Apply project management tools and techniques to all phases of the project or program life cycle, with special focus on risk and quality management, stakeholder management, and other key areas as determined by the instructor.
Integrate and utilize key concepts and knowledge from prior courses in the studentsâ€™ project management program and general management courses.
Integrate project activities and resources across projects within a program and/or across programs.
Click here for instructions on how to download MS Project.
Please note: This course requires use of the Microsoft Project 2010 (or later) software application. The 2010 version and those released later are similar and suitable for the assignments. Please note the software is not compatible with Mac computers. The course requires a project management software application and in alignment with industry standards, CTU uses Microsoft Project. If you are using a Mac, you must find a comparable project management software tool such as Project Libre or OpenProject. Students who use a Mac should consider the best option to alternative software or use a PC with Project. An internet search for “Project alternatives for Mac” can provide many of these options. Students are expected to review the options and determine the best for success in the course deliverables. Communication with your faculty member early in the course regarding this issue or any others is strongly recommended.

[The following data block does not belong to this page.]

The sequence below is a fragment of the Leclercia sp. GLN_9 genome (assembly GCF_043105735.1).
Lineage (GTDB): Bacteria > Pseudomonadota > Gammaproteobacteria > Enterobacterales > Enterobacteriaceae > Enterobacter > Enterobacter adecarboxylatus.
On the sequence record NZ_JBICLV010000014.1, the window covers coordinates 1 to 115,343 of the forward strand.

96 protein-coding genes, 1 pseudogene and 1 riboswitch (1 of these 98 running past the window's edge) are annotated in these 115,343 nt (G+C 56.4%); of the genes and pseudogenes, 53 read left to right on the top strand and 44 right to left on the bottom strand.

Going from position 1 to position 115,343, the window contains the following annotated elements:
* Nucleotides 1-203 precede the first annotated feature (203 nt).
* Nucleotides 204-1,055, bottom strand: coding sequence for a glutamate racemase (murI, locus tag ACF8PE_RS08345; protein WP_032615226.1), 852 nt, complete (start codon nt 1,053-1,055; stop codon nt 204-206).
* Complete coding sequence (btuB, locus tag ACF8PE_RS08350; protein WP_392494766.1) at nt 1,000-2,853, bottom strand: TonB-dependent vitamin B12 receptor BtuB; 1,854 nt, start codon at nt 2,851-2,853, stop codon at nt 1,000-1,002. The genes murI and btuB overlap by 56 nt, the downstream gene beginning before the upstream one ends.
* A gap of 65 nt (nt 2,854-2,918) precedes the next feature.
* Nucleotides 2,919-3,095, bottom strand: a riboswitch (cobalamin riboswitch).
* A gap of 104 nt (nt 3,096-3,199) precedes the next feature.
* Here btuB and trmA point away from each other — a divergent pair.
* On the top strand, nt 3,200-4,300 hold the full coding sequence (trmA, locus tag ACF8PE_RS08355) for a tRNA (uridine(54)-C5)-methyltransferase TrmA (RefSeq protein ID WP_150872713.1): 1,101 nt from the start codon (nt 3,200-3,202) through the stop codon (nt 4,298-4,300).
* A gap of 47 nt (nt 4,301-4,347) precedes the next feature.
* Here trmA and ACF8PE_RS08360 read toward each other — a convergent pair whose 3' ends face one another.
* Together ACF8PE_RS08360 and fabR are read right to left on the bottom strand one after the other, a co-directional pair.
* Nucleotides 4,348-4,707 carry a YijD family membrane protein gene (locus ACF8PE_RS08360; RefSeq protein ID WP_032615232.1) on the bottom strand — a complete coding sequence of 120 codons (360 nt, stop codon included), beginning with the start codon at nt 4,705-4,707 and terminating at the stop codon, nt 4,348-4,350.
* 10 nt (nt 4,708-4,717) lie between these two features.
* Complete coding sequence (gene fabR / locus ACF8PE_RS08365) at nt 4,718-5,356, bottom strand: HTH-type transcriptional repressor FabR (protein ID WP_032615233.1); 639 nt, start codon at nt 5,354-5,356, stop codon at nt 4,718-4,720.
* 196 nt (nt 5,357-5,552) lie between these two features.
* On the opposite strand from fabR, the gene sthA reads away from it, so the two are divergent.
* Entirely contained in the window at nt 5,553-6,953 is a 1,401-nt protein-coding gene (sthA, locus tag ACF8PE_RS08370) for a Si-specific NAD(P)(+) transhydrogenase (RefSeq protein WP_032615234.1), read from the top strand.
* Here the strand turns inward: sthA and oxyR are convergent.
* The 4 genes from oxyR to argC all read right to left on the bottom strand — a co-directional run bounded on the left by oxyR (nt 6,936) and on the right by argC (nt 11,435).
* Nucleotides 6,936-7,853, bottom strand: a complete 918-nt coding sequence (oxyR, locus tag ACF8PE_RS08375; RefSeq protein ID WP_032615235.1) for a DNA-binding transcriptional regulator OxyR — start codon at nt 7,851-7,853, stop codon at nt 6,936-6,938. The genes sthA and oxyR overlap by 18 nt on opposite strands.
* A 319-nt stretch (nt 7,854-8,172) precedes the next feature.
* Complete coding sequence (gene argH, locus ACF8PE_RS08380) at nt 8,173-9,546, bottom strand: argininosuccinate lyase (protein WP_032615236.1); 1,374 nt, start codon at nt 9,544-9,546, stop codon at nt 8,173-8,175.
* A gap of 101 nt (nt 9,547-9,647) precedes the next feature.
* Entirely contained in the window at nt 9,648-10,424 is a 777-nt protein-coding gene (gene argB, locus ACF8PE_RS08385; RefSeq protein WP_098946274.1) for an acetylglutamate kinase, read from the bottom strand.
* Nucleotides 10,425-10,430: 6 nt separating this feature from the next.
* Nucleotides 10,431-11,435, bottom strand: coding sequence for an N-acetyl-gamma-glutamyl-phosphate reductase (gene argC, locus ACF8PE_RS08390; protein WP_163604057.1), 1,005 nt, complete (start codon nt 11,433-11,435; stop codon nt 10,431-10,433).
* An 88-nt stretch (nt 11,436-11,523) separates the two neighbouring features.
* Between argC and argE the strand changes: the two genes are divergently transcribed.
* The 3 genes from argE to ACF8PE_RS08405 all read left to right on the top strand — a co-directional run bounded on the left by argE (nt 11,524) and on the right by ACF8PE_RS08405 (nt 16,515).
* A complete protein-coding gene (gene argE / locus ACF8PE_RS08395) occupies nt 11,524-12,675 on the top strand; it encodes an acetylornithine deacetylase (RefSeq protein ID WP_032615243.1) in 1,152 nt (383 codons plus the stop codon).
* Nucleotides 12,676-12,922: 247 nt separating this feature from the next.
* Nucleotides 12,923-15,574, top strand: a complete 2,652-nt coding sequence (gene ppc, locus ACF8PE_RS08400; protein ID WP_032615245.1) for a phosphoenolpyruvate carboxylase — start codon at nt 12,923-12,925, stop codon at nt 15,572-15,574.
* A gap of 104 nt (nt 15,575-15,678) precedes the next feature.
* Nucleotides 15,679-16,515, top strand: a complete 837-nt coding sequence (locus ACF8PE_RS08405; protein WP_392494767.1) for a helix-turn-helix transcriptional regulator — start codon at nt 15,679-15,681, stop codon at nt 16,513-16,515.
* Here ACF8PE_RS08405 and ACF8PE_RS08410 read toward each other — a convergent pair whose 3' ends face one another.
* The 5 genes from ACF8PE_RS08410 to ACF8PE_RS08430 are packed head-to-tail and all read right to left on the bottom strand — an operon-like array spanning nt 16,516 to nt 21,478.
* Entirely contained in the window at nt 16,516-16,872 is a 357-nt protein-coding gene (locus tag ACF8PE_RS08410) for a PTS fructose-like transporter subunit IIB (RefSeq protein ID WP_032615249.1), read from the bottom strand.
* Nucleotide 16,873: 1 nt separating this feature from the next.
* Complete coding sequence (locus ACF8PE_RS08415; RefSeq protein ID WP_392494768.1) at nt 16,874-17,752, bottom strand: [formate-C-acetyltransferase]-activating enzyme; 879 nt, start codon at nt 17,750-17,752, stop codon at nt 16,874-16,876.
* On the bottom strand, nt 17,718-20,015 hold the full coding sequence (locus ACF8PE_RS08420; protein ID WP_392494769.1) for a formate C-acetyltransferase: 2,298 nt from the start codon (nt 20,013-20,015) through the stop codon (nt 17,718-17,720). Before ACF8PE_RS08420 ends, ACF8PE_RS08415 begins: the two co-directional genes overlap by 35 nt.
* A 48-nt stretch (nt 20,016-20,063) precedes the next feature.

Project management software such as Project 2010 allows project managers to input data related to the project and monitor the project’s progress. One of the first activities a Project Manager performs is to determine the project scope, which is the description of the final deliverable of the project. Once the scope has been defined, project managers can determine the work breakdown structure based on the work needed to the performed in the project. The tasks to get the work done are input into the project’s schedule. In Project 2010, the tasks can be input prior to creating the work breakdown structure. Please check with your instructor if this SW is required and to learn about the options to acquire it.
The Value of You
Using Indeed.com, identify three current positions in your field that interest you. Then, use Careeronestop.org and/or BLS.gov to conduct research on the three positions you are interested in and answer the following questions.
- What are the job titles you found in your research of job descriptions?
- Briefly summarize what employers are asking for in terms of experience, education and other qualifications.
- How do you match up with what employers say they need? What qualifications do you have that align?
- What are the gaps between what you currently have to offer and what the employer expects?
- What will you do to overcome those gaps? (Please note: Few people will have everything an employer advertises, so aim to have about 60-70% of the stated qualifications. If you find that you have less than that and you are not qualified for the jobs you identified, then go back again and search for new jobs for which you are qualified. You might need to look for more entry-level jobs. If you donâ€™t have experience in your field, where do you need to start to get experience?)